There are many benefits of having a Tax-Free Savings Account (TFSA). TFSAs allow money to grow tax-free and are suitable for all Canadians but may be especially important for seniors.
A TFSA is not like a Registered Retirement Savings Plan (RRSP) where money grows tax-deferred instead of tax-free. TFSAs are truly tax-free, no matter how long investments are held and how much they grow.
For example, if Susan invested $20,000 in stocks within her TFSA and it doubled in value to $40,000, she would withdraw the entire $40,000 tax-free. She could also choose to buy different stocks, mutual funds or GICs within the TFSA. Any way you slice it, there is no tax owing on money earned in a TFSA.
In the first year or two of existence for TFSAs, some people felt the potential tax savings generated from a $5,000 annual contribution was insignificant and decided not to open one. These days, the TFSA contribution limit for a person who has never invested in one is $57,500, and the annual limit has been raised to $5,500.
Higher limits can make TFSAs very beneficial for seniors who supplement their income from their investments. For example, if Jim invested $57,500 into securities that pay 5 per cent annually he would receive $2,875 of interest or dividends. If those investments were held in a regular account, the income would be subject to taxation, but because the investments are in a TFSA, the income would be earned tax-free.
In addition to creating tax-free income, TFSAs can help seniors preserve certain income-tested benefits. This is because the income earned within a TFSA does not have to be reported to Revenue Canada. Therefore, seniors who receive income-tested benefits or programs such as the Guaranteed Income Supplement (GIS) or BC Fair PharmaCare can help keep their taxable income low by using a TFSA.
Perhaps the most common income-tested benefit is Old Age Security (OAS). Those whose net income exceeds $75,910 in 2018 will have some or all of their OAS benefits clawed back. Utilizing a TFSA to tax-shelter some of their income-paying investments can help people avoid this issue.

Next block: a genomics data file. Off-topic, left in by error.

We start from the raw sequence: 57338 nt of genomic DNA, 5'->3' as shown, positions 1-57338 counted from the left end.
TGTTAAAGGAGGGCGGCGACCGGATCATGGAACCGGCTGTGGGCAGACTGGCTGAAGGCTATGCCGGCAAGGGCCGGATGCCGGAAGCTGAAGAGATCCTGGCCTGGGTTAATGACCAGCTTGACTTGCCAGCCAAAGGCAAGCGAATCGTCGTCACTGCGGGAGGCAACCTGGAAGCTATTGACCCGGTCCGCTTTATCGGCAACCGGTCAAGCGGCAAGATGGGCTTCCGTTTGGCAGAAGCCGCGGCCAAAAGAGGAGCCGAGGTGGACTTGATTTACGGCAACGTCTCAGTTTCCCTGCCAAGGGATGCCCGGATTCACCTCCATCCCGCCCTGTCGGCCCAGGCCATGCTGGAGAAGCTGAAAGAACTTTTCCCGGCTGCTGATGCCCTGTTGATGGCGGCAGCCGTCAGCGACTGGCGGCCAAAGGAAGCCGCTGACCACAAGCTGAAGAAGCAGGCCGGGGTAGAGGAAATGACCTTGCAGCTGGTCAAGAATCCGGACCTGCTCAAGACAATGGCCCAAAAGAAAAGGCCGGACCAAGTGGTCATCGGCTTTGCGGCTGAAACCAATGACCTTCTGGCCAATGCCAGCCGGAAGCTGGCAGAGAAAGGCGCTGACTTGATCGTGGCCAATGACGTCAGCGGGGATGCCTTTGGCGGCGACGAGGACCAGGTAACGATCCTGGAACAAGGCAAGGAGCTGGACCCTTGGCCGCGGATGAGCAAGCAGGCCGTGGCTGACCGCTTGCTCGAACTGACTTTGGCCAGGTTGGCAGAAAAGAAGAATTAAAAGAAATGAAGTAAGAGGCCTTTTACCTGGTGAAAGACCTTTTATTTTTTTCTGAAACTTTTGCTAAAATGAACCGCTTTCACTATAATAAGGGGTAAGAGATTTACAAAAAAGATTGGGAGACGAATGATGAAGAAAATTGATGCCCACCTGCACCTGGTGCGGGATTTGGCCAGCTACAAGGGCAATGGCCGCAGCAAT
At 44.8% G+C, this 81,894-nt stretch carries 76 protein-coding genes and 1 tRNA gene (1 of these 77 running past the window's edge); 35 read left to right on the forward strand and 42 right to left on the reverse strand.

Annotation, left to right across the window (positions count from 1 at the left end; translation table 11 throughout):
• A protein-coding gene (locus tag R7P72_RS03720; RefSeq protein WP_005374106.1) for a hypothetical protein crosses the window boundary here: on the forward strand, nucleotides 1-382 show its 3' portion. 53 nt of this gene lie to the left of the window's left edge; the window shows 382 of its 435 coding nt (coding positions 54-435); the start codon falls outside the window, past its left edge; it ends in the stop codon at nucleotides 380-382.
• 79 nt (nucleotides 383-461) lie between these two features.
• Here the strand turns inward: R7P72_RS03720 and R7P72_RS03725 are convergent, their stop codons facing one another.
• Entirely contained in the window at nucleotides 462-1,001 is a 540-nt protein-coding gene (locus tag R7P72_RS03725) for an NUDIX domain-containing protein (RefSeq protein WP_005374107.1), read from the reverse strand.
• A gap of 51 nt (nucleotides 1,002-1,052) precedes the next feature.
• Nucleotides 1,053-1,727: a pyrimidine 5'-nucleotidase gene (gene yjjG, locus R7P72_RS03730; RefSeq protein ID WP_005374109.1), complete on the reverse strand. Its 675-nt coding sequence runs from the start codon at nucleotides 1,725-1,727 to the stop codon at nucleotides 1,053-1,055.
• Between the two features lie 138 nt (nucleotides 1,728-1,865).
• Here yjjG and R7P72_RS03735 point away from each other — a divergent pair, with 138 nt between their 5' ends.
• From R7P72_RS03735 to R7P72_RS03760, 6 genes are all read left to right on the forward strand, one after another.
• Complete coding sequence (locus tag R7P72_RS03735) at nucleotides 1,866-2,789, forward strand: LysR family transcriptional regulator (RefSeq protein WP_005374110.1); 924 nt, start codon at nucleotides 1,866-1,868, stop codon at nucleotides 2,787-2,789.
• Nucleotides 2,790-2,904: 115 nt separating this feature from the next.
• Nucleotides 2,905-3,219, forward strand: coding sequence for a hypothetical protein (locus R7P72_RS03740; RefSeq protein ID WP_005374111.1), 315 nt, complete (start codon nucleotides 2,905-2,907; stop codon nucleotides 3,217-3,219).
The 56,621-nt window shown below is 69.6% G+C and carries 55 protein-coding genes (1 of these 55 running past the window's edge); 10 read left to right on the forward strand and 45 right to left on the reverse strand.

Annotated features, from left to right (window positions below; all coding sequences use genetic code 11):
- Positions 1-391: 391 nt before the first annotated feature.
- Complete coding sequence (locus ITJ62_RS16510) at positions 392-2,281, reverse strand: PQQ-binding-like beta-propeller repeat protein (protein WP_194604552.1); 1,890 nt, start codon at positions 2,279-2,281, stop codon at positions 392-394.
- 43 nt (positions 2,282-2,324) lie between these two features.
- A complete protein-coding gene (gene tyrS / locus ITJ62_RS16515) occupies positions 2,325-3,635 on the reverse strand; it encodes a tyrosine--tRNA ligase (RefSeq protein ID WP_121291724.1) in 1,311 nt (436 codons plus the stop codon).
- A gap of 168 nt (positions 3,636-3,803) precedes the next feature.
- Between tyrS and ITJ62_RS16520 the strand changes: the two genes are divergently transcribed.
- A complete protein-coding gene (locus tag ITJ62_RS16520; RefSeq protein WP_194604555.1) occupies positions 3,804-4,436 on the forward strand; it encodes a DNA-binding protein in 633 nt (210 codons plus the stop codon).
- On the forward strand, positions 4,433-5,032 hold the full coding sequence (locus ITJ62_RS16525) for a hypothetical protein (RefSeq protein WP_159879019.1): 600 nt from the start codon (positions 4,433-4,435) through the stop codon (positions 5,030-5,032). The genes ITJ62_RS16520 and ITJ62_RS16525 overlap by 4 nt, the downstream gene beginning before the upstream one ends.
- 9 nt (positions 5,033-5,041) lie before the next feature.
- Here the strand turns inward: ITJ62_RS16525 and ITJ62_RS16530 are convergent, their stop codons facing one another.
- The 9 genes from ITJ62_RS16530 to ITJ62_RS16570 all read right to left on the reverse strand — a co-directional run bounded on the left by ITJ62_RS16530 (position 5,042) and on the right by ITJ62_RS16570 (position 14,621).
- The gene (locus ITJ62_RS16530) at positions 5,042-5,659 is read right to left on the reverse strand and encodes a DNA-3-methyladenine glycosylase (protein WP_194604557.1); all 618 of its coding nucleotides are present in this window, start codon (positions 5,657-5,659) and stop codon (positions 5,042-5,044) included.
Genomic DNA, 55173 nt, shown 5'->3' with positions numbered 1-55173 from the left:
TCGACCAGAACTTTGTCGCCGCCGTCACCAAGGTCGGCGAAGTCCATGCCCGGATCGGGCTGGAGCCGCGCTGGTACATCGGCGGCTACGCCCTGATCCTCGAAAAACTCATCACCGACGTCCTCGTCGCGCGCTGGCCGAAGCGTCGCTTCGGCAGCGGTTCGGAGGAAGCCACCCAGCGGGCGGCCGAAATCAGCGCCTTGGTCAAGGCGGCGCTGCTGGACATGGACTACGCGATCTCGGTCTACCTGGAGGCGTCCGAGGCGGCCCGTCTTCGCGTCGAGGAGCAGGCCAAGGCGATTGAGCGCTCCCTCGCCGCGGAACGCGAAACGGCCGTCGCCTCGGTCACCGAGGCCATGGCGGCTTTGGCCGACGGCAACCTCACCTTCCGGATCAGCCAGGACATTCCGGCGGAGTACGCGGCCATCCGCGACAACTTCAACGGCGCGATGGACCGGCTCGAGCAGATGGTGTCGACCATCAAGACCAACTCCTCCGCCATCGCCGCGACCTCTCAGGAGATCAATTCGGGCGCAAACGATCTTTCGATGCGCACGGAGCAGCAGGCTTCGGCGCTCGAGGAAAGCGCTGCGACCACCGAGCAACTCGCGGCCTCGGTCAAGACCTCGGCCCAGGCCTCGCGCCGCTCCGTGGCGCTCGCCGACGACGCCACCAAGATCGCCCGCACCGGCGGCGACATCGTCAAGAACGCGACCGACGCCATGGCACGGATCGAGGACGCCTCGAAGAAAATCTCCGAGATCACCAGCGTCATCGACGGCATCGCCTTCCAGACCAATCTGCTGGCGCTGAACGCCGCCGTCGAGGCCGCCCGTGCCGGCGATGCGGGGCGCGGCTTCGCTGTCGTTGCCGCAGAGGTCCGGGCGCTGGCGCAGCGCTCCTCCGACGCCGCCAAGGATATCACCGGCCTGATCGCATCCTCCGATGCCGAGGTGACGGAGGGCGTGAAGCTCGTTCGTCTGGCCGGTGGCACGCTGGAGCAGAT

How to contribute
Many seniors would like to contribute to a TFSA but aren’t sure where they will get the money. Commonly, seniors will find the answer in their RRSP accounts.
For example, Nancy lives off her pension and over the years has amassed $100,000 in her RRSP. The funds in her RRSP are not needed to supplement her lifestyle but are earmarked for vacations and large purchases instead.
Nancy is now at the age where she will have to convert her RRSP to a Registered Retirement Income Fund (RRIF) and start taking withdrawals from the account. On $100,000 Nancy would have to take $5,280 as income at age 72. Nancy could choose to direct the funds to her TFSA as a contribution, in the form of cash or an existing stock or mutual fund in-kind. That way, she wouldn’t have to sell and re-buy an investment she likes. The investment would continue to grow tax-free within her TFSA.
This is a good strategy because it gives Nancy a way to get money into her TFSA without negatively impacting her lifestyle.
There are many ways to take advantage of a TFSA no matter what your age or financial situation. For seniors the advantages are many, including the potential for lower taxable income and the preservation of income-tested benefits. If you are wondering how to best use a TFSA for your personal situation, speak to your financial advisor or accountant who will be happy to assist.